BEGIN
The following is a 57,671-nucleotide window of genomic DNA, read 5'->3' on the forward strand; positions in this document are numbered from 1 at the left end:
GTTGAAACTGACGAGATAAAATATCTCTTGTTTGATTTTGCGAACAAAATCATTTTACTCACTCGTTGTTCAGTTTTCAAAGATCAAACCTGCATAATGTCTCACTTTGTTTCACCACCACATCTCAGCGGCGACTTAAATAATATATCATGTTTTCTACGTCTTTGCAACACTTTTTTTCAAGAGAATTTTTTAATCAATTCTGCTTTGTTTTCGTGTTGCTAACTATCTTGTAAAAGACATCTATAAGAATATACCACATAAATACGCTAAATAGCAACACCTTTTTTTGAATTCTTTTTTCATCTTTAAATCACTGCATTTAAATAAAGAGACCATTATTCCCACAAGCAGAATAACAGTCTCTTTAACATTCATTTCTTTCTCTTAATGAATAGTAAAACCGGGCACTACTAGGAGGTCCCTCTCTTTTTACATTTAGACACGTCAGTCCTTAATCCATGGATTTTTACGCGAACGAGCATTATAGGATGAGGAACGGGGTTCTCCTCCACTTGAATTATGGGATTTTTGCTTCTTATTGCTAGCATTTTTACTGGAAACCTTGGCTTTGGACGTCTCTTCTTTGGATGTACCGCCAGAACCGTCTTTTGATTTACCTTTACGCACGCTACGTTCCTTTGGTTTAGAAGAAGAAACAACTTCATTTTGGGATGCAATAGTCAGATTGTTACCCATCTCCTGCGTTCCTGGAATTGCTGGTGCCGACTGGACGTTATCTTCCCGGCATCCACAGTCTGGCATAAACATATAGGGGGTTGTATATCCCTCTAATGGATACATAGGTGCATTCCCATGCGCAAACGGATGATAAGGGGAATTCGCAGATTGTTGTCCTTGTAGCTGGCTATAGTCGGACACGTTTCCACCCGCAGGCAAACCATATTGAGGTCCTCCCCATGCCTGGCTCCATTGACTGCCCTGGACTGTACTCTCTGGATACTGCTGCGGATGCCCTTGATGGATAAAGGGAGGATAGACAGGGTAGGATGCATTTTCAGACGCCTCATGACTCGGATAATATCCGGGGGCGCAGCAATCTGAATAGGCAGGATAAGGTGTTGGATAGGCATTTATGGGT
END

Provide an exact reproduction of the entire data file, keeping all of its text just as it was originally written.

The following is a 57,671-nucleotide window of genomic DNA, read 5'->3' on the forward strand; positions in this document are numbered from 1 at the left end:
GTTGAAACTGACGAGATAAAATATCTCTTGTTTGATTTTGCGAACAAAATCATTTTACTCACTCGTTGTTCAGTTTTCAAAGATCAAACCTGCATAATGTCTCACTTTGTTTCACCACCACATCTCAGCGGCGACTTAAATAATATATCATGTTTTCTACGTCTTTGCAACACTTTTTTTCAAGAGAATTTTTTAATCAATTCTGCTTTGTTTTCGTGTTGCTAACTATCTTGTAAAAGACATCTATAAGAATATACCACATAAATACGCTAAATAGCAACACCTTTTTTTGAATTCTTTTTTCATCTTTAAATCACTGCATTTAAATAAAGAGACCATTATTCCCACAAGCAGAATAACAGTCTCTTTAACATTCATTTCTTTCTCTTAATGAATAGTAAAACCGGGCACTACTAGGAGGTCCCTCTCTTTTTACATTTAGACACGTCAGTCCTTAATCCATGGATTTTTACGCGAACGAGCATTATAGGATGAGGAACGGGGTTCTCCTCCACTTGAATTATGGGATTTTTGCTTCTTATTGCTAGCATTTTTACTGGAAACCTTGGCTTTGGACGTCTCTTCTTTGGATGTACCGCCAGAACCGTCTTTTGATTTACCTTTACGCACGCTACGTTCCTTTGGTTTAGAAGAAGAAACAACTTCATTTTGGGATGCAATAGTCAGATTGTTACCCATCTCCTGCGTTCCTGGAATTGCTGGTGCCGACTGGACGTTATCTTCCCGGCATCCACAGTCTGGCATAAACATATAGGGGGTTGTATATCCCTCTAATGGATACATAGGTGCATTCCCATGCGCAAACGGATGATAAGGGGAATTCGCAGATTGTTGTCCTTGTAGCTGGCTATAGTCGGACACGTTTCCACCCGCAGGCAAACCATATTGAGGTCCTCCCCATGCCTGGCTCCATTGACTGCCCTGGACTGTACTCTCTGGATACTGCTGCGGATGCCCTTGATGGATAAAGGGAGGATAGACAGGGTAGGATGCATTTTCAGACGCCTCATGACTCGGATAATATCCGGGGGCGCAGCAATCTGAATAGGCAGGATAAGGTGTTGGATAGGCATTTATGGGT